As world leaders gather in St. Petersburg, Russia for the G20 summit, the crisis in Syria has prompted several foreign ministers, including Canada’s John Baird, to join their countries’ delegations.

While the G20 talks will focus on global economic issues and job creation, informal discussions about Syria will be held “on the margins” of the summit, Baird told reporters Wednesday while en route to Russia.

“Obviously the crisis in Syria has become the biggest humanitarian challenge of this century and the escalation of the brutality of (President Bashar) Assad’s regime against the Syrian people is of such great concern that obviously we need to take some time to discuss how to properly address it,” he said.

CTV’s Omar Sachedina, who is covering the G20 summit, said Harper and Baird will have to contend with tensions between the U.S. and Russia, the latter of which has been supportive of the Syrian government.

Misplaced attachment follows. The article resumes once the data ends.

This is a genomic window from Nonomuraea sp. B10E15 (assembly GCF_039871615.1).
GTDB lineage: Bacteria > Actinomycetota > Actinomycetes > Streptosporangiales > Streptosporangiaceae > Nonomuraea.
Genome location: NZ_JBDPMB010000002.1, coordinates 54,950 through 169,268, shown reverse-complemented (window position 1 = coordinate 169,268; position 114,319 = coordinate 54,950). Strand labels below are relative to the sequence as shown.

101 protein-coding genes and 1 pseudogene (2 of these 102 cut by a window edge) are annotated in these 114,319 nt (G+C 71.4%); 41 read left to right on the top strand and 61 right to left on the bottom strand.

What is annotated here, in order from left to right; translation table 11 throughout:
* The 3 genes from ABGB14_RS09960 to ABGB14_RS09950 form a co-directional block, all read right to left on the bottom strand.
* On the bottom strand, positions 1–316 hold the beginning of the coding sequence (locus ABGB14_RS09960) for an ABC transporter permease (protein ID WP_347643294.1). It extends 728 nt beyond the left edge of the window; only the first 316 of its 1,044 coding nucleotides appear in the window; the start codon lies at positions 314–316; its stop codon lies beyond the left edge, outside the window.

“Officially, at least, (the summit) is all about the economy, about jobs, about investment and, of course, how to combat tax evasion. But the dark cloud hanging over all of this is the issue of Russia and the diplomatic dance that will take place between U.S. President Barack Obama and Russian President Vladimir Putin,” Sachedina told CTV’s Power Play, before boarding Harper’s plane to Russia. 

Sachedina said Obama and Putin already have “very frosty relations” and Russia’s continued support of Assad is only making matters worse.

Putin has said that a U.S. military strike against Syria without UN approval would violate international law and be considered an act of aggression. As one of five permanent members of the UN Security Council, Russia holds veto powers.

Baird said Wednesday that the Russian government’s “moral, political, material support to Assad has given him the ability to soldier on in this crisis going into its 30th month.

“I think the Russian position is – they’ve picked a lane in this battle years ago and I just don’t foresee a change.”

Among the anticipated economic discussions at the G20 are debt and deficit issues, as well as a plan to tackle international tax evasion and avoidance.

The G20 summit officially kicks off on Thursday.